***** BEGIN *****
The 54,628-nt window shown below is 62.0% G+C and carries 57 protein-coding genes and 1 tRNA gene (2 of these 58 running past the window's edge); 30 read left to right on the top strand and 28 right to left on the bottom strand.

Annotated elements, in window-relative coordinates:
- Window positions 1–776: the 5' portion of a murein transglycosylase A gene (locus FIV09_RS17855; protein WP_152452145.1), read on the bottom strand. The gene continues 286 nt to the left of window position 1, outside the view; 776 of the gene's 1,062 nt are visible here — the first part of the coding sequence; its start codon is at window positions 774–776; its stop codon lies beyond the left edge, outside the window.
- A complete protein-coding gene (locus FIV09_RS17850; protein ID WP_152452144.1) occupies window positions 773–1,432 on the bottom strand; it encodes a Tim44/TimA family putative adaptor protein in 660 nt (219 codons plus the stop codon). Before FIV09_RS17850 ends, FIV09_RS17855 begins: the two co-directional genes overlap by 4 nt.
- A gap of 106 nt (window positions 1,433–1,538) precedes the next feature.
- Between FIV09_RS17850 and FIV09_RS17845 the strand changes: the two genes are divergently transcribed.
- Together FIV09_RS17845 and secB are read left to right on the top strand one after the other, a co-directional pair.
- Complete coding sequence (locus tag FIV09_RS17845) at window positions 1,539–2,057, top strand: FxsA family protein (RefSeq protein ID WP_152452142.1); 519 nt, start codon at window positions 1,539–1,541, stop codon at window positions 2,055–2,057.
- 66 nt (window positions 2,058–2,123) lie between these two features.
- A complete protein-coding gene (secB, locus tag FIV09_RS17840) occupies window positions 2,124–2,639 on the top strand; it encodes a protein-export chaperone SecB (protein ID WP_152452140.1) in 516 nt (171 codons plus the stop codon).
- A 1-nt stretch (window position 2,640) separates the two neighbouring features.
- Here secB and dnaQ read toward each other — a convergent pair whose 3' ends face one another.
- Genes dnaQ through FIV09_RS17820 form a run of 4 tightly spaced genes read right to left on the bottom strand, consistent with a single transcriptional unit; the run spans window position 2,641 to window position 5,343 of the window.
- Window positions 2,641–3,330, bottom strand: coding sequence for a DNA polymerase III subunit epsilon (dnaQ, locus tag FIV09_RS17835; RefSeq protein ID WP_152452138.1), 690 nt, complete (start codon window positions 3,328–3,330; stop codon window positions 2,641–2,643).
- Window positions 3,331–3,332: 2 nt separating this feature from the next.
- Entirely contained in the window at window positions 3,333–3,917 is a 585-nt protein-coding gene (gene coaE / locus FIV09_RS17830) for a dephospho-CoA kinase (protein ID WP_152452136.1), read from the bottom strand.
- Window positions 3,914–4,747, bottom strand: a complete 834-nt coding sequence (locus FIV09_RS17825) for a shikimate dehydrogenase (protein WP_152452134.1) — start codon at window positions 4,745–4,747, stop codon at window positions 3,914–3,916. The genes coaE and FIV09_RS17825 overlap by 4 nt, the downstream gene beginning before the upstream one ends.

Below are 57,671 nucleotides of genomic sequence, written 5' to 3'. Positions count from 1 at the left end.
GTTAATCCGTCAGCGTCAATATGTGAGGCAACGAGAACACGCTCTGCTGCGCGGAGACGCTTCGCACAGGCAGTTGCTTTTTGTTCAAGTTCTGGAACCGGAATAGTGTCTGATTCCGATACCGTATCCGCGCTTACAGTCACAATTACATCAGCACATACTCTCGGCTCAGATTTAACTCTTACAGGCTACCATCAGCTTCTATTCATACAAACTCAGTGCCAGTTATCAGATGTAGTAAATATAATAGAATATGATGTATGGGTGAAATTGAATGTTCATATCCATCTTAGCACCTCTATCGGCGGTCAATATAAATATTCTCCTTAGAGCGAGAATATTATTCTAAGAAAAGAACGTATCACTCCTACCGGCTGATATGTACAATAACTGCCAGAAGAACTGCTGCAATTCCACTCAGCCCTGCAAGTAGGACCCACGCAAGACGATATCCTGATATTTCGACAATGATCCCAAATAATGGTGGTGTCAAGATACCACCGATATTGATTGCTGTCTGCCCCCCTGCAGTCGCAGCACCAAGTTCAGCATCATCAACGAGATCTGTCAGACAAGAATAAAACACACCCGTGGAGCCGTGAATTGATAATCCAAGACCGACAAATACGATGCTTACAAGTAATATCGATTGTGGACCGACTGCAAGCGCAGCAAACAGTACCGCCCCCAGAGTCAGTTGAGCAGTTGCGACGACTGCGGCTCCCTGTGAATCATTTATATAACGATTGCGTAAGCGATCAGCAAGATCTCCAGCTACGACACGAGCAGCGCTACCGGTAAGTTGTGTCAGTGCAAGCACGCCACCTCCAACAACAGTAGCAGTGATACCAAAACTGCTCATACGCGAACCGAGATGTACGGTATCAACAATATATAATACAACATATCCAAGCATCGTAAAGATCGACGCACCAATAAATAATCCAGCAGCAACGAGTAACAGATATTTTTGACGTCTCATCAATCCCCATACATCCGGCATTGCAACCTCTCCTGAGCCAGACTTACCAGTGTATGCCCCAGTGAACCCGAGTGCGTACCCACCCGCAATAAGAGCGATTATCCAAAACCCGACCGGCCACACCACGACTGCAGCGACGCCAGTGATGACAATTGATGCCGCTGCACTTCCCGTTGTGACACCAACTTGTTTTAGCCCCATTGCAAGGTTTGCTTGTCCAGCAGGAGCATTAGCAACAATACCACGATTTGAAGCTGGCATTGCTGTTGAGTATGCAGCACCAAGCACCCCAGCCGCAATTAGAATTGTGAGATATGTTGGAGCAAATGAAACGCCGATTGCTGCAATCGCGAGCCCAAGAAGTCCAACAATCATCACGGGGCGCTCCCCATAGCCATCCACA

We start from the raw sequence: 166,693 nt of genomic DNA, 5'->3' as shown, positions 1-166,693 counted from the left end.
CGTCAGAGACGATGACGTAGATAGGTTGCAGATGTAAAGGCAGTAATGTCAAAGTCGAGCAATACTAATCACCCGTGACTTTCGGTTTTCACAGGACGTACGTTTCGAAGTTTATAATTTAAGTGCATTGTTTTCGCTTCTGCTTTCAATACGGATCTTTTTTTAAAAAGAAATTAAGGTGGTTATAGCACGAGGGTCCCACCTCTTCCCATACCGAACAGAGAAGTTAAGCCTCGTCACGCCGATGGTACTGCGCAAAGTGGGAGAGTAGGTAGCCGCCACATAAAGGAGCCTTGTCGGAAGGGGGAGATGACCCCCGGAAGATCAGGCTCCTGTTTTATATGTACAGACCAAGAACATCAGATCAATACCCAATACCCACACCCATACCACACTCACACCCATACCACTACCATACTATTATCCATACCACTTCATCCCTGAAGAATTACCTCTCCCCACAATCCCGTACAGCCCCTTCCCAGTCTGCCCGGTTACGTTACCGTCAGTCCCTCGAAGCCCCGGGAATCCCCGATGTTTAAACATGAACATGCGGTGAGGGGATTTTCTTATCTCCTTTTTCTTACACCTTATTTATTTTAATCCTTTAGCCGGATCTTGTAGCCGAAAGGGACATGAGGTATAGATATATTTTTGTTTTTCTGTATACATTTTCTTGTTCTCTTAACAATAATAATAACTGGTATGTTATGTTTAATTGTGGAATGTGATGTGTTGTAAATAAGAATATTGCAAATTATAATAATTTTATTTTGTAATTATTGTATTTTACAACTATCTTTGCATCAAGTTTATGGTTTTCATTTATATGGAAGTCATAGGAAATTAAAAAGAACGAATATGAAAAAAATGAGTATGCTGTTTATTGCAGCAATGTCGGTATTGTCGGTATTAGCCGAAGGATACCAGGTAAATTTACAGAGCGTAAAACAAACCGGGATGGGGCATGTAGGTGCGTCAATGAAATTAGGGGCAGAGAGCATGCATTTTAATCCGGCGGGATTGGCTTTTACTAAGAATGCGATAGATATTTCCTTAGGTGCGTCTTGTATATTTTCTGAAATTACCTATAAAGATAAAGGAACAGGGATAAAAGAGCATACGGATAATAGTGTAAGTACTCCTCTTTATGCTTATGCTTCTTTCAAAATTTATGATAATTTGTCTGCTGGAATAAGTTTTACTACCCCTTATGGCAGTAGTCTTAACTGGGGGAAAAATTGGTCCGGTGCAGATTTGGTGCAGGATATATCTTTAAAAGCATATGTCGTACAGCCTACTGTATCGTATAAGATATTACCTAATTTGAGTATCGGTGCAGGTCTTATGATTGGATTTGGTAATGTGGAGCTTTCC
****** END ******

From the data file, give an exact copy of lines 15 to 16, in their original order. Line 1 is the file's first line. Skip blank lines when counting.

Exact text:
- Window positions 3,331–3,332: 2 nt separating this feature from the next.
- Entirely contained in the window at window positions 3,333–3,917 is a 585-nt protein-coding gene (gene coaE / locus FIV09_RS17830) for a dephospho-CoA kinase (protein ID WP_152452136.1), read from the bottom strand.